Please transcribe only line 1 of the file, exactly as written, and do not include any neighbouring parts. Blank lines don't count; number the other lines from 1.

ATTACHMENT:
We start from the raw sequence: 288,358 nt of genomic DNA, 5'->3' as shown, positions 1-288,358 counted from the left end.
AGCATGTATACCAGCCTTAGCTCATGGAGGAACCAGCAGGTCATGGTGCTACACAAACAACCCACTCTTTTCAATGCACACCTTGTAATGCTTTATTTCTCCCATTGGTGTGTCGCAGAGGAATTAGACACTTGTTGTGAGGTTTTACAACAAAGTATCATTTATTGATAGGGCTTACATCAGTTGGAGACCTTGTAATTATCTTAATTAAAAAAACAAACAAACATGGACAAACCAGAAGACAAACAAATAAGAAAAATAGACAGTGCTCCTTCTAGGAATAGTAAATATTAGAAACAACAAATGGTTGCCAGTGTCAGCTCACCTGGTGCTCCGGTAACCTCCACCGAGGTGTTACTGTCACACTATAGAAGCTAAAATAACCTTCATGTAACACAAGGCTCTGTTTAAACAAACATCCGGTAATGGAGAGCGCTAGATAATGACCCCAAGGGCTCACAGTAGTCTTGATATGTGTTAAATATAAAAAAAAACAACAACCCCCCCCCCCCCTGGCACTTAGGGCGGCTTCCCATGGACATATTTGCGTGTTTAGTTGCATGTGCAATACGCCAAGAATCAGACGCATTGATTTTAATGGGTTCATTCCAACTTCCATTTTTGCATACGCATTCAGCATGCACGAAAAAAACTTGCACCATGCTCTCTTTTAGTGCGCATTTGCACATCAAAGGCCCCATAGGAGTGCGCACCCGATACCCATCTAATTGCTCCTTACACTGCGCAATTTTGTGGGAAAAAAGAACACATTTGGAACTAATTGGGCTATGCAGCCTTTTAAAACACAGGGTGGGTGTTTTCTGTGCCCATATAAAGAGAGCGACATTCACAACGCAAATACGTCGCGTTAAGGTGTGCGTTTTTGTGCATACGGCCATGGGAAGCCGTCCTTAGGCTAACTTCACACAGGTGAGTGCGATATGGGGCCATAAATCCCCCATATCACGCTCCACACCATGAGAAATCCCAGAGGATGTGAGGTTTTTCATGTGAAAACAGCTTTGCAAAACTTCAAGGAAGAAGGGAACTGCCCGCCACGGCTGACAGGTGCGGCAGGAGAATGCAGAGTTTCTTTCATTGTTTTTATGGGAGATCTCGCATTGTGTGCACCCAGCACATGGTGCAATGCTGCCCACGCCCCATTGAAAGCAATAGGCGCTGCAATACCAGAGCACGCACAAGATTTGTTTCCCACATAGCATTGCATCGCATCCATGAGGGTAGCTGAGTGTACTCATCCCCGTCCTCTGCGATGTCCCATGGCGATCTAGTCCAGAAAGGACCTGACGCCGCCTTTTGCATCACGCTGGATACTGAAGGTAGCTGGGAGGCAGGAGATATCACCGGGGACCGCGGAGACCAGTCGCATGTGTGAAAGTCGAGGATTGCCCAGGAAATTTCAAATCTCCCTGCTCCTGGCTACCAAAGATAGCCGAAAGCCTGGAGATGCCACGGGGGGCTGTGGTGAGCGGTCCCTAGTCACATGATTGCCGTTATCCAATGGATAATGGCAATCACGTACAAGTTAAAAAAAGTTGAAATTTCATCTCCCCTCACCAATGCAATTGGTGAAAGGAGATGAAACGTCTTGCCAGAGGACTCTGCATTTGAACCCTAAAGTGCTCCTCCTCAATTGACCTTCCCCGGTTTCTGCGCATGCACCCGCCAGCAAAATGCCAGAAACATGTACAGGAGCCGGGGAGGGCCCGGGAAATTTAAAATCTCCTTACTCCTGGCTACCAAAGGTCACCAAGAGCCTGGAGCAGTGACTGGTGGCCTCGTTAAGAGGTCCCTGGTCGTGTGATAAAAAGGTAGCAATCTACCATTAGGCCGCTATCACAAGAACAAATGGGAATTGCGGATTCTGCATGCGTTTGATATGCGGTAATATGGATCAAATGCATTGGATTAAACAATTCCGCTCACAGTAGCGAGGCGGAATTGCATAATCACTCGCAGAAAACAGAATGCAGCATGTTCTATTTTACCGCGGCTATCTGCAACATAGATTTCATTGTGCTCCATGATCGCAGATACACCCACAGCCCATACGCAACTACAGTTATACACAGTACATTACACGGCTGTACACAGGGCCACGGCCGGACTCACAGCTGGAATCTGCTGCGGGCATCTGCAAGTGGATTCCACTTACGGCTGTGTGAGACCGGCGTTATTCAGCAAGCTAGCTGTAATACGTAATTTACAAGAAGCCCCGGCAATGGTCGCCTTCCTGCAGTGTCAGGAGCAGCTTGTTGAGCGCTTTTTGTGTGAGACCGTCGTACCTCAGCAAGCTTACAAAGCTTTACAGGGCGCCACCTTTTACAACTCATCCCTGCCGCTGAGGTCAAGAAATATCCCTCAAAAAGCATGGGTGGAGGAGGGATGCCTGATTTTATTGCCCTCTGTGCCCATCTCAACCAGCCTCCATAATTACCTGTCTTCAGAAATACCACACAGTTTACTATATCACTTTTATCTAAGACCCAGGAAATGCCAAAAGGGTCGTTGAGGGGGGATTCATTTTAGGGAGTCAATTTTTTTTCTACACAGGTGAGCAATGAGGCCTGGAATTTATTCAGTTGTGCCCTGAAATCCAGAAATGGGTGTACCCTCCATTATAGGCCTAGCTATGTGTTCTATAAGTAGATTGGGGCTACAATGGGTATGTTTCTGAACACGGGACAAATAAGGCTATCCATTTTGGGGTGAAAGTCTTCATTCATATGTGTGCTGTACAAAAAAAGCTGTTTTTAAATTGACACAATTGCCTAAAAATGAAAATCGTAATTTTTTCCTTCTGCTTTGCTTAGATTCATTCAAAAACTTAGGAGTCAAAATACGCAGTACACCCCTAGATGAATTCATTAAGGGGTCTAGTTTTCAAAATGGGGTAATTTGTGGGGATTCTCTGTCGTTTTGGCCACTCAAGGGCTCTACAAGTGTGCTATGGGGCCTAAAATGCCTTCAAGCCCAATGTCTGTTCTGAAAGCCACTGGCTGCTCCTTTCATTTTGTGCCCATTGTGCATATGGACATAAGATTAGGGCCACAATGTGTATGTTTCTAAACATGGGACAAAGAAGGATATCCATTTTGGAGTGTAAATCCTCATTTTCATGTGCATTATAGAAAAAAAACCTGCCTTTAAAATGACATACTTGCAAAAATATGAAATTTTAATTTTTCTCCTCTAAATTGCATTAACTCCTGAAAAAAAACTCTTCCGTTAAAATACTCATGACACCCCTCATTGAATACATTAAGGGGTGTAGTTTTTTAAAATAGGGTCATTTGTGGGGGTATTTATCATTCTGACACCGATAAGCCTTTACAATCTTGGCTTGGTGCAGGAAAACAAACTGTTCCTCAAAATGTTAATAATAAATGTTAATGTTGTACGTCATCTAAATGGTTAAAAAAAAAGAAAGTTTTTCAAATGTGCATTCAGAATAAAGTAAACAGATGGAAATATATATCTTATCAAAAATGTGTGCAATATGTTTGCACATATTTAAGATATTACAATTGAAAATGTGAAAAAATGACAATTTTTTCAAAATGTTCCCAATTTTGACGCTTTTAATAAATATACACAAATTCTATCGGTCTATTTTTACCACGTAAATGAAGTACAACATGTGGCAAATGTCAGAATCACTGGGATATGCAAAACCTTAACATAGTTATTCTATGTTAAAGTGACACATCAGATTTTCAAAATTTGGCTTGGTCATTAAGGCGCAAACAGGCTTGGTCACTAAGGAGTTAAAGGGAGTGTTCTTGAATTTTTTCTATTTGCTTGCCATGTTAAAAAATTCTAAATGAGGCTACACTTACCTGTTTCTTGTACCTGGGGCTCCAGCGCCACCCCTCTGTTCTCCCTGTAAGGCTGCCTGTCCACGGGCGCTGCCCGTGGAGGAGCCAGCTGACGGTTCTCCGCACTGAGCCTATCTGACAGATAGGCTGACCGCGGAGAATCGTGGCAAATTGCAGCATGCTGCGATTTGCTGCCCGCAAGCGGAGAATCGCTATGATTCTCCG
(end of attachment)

We start from the raw sequence: 288,358 nt of genomic DNA, 5'->3' as shown, positions 1-288,358 counted from the left end.